434. Memorandum From Viron P. Vaky of the National Security Council Staff to the President’s Assistant for National Security Affairs (Kissinger), Washington, July 1, 1969.1 2
THE WHITE HOUSE
Tuesday - July 1, 1969
MEMORANDUM FOR DR. KISSINGER
FROM: Viron P. Vaky [VV initialed]
SUBJECT: Terms of Reference for US Section of the United States-Mexico Commission for Border
Development and Friendship (CODAF)
Charles Meyer has been designated Chairman of the US Section, United States-Mexican Commission for Border Development and Friendship (CODAF), vice Ambassador Raymond Telles. In that capacity he has sent you for your information a memorandum (Tab B) outlining the terms of reference he intends to establish for the operations of the US Section of CODAF. These are unexceptionable and seem entirely suitable to the present situation.
I have drafted a brief memorandum from you in reply (Tab A), acknowledging receipt of the terms of reference, and suggesting that your office be kept informed of future plans and activities vis-a-vis the Mexicans as these develop.
CODAF was formed in 1967 by the two governments in a special effort to improve relations along the US-Mexican border. Its original mandate was to study how this objective, as well as improved living standards in the area, might best be achieved through cooperative action. It has had mixed results, since (a) the Mexicans were never sure what CODAF’s role ought to be; (b) the Mexican Government was not prepared to give the border area special preference in allocating government investments; and (c) the US Section tended to operate more in a public relations rather than study context. Recently the Mexican Foreign Minister suggested we re-think CODAF’s role. The attached terms of reference submitted by Meyer, and the reorganization of the US Section itself, provide a means of doing this. These terms of reference for the US Section’s operations provide:
-- the principal task will be to develop areas in which joint cooperative action can be helpful, and act as an initial bridge between US and Mexican agencies which execute the activities.[Page 2]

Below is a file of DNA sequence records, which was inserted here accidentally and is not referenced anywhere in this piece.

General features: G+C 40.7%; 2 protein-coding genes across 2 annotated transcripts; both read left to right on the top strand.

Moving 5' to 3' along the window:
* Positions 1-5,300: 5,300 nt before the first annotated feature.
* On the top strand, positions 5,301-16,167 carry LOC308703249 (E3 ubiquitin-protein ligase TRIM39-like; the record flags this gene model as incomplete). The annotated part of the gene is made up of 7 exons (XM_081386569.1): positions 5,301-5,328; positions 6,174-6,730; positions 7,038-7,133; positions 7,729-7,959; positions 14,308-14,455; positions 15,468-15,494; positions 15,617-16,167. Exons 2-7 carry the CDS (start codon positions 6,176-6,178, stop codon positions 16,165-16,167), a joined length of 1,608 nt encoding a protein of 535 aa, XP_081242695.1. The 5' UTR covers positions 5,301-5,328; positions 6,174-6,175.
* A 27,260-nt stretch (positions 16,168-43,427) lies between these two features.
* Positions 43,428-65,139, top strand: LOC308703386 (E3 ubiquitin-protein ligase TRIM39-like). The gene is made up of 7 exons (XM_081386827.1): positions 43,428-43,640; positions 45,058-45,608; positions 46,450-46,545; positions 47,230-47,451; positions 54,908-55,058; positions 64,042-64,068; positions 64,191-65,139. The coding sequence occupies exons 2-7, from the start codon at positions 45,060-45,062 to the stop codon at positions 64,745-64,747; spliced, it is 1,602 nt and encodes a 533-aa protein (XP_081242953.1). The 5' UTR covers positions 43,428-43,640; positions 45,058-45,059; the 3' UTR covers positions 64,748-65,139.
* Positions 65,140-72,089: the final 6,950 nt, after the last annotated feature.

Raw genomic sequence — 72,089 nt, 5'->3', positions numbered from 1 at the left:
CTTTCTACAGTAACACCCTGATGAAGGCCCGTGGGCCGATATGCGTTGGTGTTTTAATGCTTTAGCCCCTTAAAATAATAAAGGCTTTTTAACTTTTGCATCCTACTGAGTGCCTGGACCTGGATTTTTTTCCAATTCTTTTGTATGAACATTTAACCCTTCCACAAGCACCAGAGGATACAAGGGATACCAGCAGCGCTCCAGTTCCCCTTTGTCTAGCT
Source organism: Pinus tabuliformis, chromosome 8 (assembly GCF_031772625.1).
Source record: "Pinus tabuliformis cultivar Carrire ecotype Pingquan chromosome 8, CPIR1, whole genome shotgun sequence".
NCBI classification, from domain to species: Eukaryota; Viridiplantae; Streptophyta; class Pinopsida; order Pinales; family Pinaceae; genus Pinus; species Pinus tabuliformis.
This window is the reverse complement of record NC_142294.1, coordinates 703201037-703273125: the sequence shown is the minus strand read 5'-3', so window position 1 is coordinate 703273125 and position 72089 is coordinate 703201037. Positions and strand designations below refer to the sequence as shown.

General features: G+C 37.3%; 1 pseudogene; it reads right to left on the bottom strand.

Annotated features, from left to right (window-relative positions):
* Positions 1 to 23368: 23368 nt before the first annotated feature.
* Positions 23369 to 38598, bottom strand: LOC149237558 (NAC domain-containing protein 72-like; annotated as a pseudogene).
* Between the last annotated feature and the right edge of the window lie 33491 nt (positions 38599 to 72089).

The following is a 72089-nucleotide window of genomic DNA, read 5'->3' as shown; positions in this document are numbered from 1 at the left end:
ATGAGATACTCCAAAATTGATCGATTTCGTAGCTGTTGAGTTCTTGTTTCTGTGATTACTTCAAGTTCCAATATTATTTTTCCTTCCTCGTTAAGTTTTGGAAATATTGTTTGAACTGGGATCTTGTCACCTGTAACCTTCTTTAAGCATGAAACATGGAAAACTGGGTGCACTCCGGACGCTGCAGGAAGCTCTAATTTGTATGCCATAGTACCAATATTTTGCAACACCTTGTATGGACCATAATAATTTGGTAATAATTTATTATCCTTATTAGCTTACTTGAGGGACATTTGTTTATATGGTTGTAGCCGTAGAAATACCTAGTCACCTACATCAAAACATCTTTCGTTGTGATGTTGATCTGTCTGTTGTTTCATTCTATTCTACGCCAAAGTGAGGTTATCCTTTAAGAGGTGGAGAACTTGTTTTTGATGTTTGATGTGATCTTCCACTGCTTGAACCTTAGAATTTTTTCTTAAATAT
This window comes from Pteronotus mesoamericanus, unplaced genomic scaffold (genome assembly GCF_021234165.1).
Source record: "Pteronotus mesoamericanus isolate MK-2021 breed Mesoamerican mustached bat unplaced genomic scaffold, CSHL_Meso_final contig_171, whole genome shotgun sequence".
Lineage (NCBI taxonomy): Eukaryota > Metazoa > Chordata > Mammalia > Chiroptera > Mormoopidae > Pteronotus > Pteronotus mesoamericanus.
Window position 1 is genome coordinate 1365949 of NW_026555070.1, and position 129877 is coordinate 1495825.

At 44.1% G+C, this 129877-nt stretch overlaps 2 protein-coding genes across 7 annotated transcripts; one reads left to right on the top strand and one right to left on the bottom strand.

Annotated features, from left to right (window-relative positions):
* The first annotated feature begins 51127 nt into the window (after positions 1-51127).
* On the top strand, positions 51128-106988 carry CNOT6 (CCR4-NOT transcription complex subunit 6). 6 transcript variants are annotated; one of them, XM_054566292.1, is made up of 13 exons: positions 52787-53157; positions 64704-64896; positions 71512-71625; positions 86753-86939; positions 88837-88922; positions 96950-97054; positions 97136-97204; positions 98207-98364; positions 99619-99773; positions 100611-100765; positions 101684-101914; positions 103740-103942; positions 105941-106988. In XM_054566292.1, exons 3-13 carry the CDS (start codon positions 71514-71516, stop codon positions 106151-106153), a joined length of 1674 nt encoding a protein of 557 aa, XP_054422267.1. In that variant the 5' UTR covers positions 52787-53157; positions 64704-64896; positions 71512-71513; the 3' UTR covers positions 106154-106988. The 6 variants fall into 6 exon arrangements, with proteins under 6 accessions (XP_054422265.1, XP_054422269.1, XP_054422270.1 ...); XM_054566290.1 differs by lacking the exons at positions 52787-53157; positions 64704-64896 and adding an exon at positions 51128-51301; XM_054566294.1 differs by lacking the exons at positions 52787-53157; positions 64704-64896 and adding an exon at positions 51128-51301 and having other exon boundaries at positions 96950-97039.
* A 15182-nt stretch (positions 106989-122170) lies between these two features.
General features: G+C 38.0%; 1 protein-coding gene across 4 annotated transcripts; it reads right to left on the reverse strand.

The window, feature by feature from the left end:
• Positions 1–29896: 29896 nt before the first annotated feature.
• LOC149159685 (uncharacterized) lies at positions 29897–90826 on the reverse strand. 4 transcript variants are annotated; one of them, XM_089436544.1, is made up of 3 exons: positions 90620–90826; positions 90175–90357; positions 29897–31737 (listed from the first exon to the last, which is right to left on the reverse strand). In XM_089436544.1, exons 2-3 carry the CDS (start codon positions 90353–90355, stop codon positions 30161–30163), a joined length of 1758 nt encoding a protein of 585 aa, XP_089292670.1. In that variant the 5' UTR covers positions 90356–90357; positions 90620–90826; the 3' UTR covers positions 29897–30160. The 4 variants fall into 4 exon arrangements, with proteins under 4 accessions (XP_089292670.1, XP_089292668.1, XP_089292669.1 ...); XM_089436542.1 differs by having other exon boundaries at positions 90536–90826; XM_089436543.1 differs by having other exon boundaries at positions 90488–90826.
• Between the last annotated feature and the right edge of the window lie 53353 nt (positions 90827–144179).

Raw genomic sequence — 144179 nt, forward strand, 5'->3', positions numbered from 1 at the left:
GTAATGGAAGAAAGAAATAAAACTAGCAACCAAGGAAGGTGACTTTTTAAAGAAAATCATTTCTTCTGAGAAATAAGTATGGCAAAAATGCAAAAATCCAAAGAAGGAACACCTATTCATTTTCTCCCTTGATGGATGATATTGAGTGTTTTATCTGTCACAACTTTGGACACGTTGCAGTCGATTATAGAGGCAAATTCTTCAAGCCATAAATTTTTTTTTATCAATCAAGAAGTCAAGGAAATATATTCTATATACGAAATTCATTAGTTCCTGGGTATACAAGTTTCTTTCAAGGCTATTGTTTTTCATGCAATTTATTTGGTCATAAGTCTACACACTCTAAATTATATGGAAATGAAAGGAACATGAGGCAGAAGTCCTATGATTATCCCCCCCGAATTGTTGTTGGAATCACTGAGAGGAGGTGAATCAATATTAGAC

-- stimulate social, economic and cultural studies of problems common to both sides by US public and private institutions.
-- assist private US organizations such as the Border Cities Association.
-- serve as a liaison between the US border jurisdictions and various federal agencies.
The US Section of CODAF has on it representatives from all relevant US Departments, such as HEW, Labor, Commerce. Plans for restructuring the US Section are now being made by Meyer, and in due course discussions will be held with the Mexican Government on the role of CODAF as viewed by the two governments.
The activities of this Commission are not dramatic, but they are important. Given a long history of conflict among the border communities, and marked economic and cultural differences between the two sides of the border, problems and friction can be expected to continue and to grow if not confronted. Since good relations with Mexico are important to us, special efforts to reduce the tensions and friction of the border area, as well as actions to demonstrate to the Mexicans that our interest in good relations is more than rhetoric, are desirable.
That you sign the attached memorandum to Mr. Meyer.
Tabs A and B.
- Source: National Archives, Nixon Presidential Materials, NSC Files, Box 787, Country Files, Latin America, Mexico, Vol. I, January 1969–December 31, 1969. No classification marking. Sent for action. Attached but not published are Tabs A and B. Tab A is a July 12 memorandum to Meyer from Kissinger and Tab B is a memorandum from Meyer to Kissinger. ↩
- National Security Council staff member Vaky informed President’s Assistant for National Security Affairs Kissinger that Assistant Secretary Meyer had been designated Chairman of the U.S. Section of the United States-Mexican Commission for Border Development and Friendship (CODAF). According to Vaky, although the Commission’s activities were not dramatic, they were important in promoting good relations with Mexico.↩